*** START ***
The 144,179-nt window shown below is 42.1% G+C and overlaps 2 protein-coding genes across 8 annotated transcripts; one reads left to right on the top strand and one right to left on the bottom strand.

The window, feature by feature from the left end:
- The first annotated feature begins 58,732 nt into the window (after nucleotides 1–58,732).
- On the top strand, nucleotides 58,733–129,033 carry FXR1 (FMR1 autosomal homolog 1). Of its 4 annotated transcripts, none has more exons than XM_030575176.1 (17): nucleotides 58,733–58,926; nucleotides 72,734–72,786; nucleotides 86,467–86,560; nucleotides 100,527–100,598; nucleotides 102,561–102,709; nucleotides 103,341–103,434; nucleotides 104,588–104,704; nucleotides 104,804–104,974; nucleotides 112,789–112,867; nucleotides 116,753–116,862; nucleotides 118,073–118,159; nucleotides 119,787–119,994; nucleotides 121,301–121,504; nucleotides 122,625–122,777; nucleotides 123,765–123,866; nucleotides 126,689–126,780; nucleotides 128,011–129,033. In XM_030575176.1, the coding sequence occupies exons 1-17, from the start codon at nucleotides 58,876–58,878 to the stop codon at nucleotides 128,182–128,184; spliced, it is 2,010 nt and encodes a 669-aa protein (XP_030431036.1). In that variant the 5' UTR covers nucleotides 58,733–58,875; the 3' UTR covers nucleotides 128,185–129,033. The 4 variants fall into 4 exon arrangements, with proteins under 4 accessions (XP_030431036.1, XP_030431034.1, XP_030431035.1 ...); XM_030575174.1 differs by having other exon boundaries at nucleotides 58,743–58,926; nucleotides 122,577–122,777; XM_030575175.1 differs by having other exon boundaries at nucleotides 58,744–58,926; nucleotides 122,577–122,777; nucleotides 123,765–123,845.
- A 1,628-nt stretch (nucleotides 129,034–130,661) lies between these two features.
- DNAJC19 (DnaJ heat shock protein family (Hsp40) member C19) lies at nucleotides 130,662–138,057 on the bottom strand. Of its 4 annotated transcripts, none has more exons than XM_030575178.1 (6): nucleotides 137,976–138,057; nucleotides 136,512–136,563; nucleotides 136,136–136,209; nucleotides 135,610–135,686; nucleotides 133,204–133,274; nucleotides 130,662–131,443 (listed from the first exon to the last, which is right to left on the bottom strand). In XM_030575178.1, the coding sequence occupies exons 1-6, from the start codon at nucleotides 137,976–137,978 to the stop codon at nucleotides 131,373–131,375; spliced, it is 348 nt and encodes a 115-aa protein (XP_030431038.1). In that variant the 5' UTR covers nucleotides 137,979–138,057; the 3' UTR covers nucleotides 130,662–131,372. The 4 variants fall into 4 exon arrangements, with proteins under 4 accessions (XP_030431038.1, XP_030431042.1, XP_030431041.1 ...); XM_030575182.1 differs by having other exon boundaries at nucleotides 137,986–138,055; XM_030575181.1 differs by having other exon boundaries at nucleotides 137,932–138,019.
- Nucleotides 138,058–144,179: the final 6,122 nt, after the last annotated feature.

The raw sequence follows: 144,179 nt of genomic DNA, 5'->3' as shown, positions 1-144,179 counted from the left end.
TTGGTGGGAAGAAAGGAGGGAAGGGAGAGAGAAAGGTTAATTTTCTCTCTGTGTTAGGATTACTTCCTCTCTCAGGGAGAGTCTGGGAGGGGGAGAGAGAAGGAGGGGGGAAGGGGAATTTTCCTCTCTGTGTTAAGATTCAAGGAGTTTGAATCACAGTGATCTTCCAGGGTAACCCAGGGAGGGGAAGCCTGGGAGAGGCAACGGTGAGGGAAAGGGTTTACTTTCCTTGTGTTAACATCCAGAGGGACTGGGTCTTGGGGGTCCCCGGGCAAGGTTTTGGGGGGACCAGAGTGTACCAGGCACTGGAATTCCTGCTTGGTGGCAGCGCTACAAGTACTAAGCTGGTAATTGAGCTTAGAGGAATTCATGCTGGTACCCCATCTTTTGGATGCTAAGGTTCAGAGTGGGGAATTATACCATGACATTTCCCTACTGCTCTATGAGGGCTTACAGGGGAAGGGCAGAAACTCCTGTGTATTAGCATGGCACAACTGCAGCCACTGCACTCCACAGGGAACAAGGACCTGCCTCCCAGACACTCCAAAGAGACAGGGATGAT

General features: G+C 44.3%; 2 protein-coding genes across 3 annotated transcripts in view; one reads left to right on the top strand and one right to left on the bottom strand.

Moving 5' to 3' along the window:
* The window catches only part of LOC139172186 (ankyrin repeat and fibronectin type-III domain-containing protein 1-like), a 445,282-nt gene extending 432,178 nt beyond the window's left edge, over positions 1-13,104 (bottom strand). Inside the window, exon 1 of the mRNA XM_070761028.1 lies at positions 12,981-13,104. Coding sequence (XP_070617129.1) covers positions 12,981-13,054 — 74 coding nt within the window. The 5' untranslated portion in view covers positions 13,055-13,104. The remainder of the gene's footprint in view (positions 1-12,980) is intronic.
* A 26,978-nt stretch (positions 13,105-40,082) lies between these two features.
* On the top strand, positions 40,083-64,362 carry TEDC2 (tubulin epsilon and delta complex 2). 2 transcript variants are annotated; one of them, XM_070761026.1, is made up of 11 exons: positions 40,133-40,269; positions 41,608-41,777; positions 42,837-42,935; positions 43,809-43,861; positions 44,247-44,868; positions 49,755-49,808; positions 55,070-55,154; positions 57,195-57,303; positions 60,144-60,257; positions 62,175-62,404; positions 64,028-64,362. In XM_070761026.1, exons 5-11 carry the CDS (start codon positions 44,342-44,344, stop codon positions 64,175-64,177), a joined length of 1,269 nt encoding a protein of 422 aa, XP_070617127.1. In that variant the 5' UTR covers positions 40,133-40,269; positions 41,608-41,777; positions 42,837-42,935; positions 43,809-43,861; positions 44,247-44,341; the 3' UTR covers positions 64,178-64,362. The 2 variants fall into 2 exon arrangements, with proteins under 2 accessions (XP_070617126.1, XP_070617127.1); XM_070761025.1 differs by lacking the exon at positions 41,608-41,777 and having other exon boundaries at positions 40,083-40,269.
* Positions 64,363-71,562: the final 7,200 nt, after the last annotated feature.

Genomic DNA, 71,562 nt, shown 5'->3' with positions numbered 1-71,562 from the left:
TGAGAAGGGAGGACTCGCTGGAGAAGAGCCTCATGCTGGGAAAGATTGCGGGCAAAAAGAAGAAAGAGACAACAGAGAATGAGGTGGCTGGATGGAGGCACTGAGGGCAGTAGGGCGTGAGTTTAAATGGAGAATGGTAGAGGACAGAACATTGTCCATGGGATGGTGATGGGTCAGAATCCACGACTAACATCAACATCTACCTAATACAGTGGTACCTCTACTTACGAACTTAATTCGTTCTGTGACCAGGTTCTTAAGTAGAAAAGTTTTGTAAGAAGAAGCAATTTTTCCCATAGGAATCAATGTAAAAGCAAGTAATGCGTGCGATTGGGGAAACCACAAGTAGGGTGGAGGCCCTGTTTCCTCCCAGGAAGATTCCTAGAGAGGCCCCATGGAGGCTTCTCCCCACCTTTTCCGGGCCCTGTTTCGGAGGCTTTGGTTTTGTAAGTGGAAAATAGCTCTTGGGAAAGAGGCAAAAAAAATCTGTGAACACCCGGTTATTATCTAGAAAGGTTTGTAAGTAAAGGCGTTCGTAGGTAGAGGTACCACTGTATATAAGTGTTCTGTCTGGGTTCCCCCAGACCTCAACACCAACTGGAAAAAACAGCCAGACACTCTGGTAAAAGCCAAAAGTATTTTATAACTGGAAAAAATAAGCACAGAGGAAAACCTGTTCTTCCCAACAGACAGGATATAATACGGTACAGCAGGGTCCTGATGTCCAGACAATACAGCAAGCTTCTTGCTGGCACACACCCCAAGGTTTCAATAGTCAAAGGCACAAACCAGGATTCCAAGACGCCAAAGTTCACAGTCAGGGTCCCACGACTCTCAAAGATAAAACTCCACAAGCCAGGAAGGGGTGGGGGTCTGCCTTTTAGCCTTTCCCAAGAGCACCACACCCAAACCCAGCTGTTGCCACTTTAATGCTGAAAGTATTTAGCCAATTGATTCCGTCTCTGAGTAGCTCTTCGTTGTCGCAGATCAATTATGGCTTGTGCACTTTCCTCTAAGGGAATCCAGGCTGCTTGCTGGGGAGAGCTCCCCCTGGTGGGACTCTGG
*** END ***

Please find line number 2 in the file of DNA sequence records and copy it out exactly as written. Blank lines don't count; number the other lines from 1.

The window, feature by feature from the left end: